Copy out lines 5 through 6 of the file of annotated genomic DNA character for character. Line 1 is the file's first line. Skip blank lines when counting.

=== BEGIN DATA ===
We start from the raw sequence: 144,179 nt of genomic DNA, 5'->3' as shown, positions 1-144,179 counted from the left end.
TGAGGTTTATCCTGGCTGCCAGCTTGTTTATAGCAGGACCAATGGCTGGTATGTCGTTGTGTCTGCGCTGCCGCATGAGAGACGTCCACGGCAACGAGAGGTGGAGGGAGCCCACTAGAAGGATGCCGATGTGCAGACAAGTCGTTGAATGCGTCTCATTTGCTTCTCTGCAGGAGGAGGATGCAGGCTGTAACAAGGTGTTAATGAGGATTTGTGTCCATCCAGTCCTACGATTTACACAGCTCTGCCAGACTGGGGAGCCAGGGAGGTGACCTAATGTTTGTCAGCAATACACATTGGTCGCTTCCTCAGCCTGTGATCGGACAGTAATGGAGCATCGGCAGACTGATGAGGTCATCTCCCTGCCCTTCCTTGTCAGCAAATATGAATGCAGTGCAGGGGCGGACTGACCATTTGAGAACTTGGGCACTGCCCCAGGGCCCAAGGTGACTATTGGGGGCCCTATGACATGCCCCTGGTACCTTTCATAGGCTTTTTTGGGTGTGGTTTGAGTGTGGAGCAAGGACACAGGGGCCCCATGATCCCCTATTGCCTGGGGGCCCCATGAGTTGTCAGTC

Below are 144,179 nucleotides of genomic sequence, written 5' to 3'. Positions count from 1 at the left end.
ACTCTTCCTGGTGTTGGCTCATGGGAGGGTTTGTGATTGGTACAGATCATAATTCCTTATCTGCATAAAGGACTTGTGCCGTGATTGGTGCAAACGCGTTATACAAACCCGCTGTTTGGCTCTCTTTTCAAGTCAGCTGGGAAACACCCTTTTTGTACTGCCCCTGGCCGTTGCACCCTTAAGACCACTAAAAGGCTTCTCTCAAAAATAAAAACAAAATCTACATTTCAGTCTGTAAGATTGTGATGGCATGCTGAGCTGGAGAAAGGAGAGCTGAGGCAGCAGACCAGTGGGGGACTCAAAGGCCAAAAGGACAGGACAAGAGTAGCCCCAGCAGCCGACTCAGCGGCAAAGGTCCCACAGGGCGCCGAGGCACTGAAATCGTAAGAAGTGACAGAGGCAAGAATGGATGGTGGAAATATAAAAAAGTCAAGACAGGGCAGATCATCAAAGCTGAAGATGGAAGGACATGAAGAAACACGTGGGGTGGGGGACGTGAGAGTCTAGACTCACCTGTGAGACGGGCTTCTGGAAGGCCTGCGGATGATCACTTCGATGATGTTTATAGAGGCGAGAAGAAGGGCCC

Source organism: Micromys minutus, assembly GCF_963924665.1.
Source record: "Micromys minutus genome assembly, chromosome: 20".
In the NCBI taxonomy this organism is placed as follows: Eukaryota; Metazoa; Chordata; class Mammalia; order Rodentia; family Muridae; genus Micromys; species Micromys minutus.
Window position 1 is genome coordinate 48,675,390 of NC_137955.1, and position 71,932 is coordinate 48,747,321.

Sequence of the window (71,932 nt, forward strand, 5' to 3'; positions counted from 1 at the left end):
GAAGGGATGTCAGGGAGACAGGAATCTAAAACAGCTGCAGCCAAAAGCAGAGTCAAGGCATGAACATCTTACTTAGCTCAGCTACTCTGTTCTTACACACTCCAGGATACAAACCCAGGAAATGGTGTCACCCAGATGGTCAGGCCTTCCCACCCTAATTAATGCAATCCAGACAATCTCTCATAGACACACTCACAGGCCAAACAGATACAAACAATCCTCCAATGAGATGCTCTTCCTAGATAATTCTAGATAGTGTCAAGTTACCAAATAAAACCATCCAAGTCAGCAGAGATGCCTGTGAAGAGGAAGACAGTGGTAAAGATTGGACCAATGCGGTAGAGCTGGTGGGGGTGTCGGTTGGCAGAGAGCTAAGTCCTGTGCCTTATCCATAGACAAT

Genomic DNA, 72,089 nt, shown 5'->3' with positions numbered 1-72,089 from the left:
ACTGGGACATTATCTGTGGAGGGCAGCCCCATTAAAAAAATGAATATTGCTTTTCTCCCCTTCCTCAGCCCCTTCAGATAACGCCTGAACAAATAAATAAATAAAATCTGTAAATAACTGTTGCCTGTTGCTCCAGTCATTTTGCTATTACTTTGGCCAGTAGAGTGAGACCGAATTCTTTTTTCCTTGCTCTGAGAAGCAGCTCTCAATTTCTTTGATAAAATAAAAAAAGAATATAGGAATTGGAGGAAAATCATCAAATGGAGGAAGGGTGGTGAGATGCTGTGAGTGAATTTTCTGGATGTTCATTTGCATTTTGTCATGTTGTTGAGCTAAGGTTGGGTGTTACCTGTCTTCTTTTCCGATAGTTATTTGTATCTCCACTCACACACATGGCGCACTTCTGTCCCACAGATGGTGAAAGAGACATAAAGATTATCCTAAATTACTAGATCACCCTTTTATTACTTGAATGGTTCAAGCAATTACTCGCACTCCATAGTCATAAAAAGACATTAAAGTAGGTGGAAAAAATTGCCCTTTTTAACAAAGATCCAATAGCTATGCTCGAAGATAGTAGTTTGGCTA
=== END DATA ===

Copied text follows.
Source organism: Micromys minutus, assembly GCF_963924665.1.
Source record: "Micromys minutus genome assembly, chromosome: 20".